Thursday, May 14, 2009

Searching for the Urbilaterian

The early origins of the animal phyla contain many intriguing mysteries. It's generally accepted today that the sponges represent the earliest form of multicellular animals, sharing with the choanoflagellates the central flagellum surrounded by a collar of microvilli which are connected by a thin membrane that both use as for feeding. (An intriguing recent study9 suggests that the placozoa, an extremely simple (or simplified) non-parasitic animal, is actually the sister group of the sponges (including eumetazoa), branching earlier than the divisions within the sponges but later than the choanoflagellates.)

Figure 1: free-swimming choanoflagellate. (From Wiki.)

One group of the sponges, the Calcareous sponges, developed a lineage that evolved into all the other forms of animal life we're used to, called the Eumetazoans (for "good" or "well formed" metazoans). Today, these may be generally grouped into the Ctenophores (or "comb jellies"), the Cnidaria, and the Bilateria, which (in theory) comprise all animals with bilateral symmetry.

It's at the root of the Bilateria that our current mystery exists. One of the simplest type of bilaterian, called the Acoela, has often been regarded as typical of this ancestor,2, 3, 6, 7, 8 based primarily on molecular evidence. Now, a just published study, To Be or Not to Be a Flatworm: The Acoel Controversy (by Bernhard Egger, Dirk Steinke, Hiroshi Tarui, Katrien De Mulder, Detlev Arendt, Gaƫtan Borgonie, Noriko Funayama, Robert Gschwentner, Volker Hartenstein, Bert Hobmayer, Matthew Hooge, Martina Hrouda, Sachiko Ishida, Chiyoko Kobayashi, Georg Kuales, Osamu Nishimura, Daniela Pfister, Reinhard Rieger, Willi Salvenmoser, Julian Smith, Ulrich Technau, Seth Tyler, Kiyokazu Agata, Walter Salzburger, and Peter Ladurner) further complicates the matter by finding a pair of important characteristics that this group shares with some more complex animals, the Rhabditophora, a major subgroup of Platyhelminthes, the flatworms.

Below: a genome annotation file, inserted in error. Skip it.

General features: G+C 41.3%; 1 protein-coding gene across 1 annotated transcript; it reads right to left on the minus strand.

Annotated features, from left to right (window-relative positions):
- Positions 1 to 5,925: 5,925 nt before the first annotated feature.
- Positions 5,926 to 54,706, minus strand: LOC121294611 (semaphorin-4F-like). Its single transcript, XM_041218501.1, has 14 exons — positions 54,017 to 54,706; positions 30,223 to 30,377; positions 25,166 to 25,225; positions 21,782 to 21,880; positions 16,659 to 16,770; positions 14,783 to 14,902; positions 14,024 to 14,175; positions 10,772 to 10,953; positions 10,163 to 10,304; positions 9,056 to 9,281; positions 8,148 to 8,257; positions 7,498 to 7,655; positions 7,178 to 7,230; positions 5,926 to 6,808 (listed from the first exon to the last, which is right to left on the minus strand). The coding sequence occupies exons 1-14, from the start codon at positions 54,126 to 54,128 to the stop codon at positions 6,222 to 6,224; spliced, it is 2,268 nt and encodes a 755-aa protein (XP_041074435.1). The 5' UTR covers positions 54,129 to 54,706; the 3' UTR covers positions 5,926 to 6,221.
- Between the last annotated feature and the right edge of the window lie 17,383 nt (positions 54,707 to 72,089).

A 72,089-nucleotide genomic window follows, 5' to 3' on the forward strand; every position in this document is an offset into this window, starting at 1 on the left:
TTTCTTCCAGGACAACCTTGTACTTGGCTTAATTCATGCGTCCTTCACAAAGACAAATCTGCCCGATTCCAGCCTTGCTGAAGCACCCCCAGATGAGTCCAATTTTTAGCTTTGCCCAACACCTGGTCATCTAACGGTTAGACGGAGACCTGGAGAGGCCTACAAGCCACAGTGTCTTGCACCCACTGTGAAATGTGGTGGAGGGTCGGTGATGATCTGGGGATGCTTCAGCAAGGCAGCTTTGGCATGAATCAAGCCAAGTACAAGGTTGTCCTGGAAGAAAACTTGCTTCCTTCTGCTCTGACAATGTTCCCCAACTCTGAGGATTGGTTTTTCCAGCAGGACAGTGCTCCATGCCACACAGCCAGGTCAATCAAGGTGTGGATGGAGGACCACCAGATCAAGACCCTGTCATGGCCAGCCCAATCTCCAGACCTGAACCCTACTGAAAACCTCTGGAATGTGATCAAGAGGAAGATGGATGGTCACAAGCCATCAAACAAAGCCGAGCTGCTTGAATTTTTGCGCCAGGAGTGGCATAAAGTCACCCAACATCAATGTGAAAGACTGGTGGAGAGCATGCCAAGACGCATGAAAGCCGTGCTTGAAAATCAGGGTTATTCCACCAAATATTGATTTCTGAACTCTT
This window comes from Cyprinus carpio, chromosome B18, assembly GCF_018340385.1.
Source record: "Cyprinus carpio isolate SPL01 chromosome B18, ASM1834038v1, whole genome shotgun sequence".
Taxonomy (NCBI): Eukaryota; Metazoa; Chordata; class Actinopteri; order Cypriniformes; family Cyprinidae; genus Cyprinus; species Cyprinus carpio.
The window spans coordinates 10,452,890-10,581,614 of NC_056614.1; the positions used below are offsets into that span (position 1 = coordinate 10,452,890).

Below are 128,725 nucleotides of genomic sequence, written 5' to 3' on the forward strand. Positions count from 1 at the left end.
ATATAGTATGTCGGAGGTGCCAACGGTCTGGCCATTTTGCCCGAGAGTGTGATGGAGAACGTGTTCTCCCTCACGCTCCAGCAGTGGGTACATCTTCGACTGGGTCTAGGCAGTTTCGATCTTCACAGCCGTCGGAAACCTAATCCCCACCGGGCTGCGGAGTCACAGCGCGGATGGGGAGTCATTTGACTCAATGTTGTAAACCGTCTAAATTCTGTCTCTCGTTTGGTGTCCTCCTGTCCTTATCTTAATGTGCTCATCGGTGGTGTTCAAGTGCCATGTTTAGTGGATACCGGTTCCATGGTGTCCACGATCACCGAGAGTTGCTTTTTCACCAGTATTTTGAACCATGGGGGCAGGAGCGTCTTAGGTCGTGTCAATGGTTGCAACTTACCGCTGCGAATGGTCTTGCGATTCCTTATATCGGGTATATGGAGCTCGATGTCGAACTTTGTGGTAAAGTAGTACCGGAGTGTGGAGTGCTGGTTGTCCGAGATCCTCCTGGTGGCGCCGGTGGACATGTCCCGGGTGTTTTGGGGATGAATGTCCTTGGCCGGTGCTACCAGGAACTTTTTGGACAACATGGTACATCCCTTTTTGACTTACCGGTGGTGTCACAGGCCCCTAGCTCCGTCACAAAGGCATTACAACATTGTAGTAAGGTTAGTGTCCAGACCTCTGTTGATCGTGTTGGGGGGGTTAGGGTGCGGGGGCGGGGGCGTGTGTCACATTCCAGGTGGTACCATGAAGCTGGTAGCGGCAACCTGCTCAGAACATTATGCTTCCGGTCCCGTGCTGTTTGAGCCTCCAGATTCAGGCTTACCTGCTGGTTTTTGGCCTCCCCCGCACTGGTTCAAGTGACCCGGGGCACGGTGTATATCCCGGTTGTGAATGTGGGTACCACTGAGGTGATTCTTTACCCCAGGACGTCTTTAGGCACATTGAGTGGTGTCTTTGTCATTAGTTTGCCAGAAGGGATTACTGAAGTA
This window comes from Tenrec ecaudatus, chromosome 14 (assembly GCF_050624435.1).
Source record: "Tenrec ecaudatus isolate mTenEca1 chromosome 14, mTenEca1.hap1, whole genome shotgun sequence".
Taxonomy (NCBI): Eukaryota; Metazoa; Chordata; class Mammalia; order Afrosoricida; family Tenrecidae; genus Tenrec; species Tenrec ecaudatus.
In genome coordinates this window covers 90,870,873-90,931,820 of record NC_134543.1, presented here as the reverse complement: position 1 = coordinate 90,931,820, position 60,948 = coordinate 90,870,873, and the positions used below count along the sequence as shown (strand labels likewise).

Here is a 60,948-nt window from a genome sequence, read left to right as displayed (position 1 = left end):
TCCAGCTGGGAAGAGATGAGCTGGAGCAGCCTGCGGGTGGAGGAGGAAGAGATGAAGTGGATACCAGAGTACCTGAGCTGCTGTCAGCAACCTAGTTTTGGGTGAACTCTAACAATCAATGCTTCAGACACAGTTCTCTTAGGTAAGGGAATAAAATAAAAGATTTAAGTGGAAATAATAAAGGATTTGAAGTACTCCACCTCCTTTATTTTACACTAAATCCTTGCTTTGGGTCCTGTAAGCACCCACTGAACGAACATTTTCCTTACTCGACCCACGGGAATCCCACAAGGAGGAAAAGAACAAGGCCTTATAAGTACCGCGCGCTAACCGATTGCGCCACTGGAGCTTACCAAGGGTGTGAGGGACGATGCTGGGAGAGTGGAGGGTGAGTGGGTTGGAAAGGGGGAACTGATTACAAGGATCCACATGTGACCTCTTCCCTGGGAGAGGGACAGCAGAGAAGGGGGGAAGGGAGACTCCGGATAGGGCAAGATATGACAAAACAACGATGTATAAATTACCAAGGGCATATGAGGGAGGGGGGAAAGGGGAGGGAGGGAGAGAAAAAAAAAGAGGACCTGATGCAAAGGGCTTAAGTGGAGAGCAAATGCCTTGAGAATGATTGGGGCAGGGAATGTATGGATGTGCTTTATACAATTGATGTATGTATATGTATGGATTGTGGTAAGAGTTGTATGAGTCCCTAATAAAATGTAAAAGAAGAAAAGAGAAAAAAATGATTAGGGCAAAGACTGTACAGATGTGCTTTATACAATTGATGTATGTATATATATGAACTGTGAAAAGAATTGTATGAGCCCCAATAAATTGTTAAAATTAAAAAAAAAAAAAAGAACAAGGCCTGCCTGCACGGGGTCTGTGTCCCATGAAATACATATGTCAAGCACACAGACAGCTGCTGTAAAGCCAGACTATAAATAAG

Ever since the onset of cladistics, Platyhelminthes has been the subject of controversy over its position in the animal tree of life. Originally, the Acoela and another group called the Nemertodermatida were placed in Platyhelminthes based on morphological similarities. But virtually all molecular studies place them basal to the bilaterians: that is they represent the earliest branch of the bilaterian tree. At the same time, the remainder of Platyhelminthes is placed by molecular studies well within the Lophotrochozoa (see the relationship chart here).

This paper documents that the acoels share two similarities with the Rhabditophora:

1. A unique distribution and proliferation of stem cells and specific mode of epidermal replacement, and

2. The expression of certain microRNA genes in a place no other known animal expresses them.

There are three ways to explain this:

Alternative 1: The stem-cell system is a synapomorphy of Acoela and Rhabditophora

That is, it's an innovation that they share from a recent common ancestor.

Alternative 2: The stem-cell system of Acoela and Rhabditophora is a plesiomorphy

That is, they share it from the common ancestor of all bilaterials.

Alternative 3: The stem-cell system of Acoela and Rhabditophora is a product of convergent evolution

That is, they evolved it separately.

Alternative 1 would seem to be most parsimonious, except that it flatly contradicts just about every molecular study of the situation, as well as certain other studies based on morphology.

What does that mean? Basically, the whole issue is back up in the air:
It appears that until substantial sampling of lower taxa among flatworms is performed, and more studies on stem cells in non-rhabditophoran flatworms are available, none of the competing phylogenetic hypotheses can be favored.

What are the implications? Are we ever going to know, or even have a single strong theory, what the "ubilaterian", the original common ancestor of all bilaterians, was like?

Let's take it a little further than just analyzing the characteristics of the various phyla. In a recent post I mentioned the need to ask just how each species (presumably ancestral to a phylum) came to evolve. I'm going to do a little speculating here.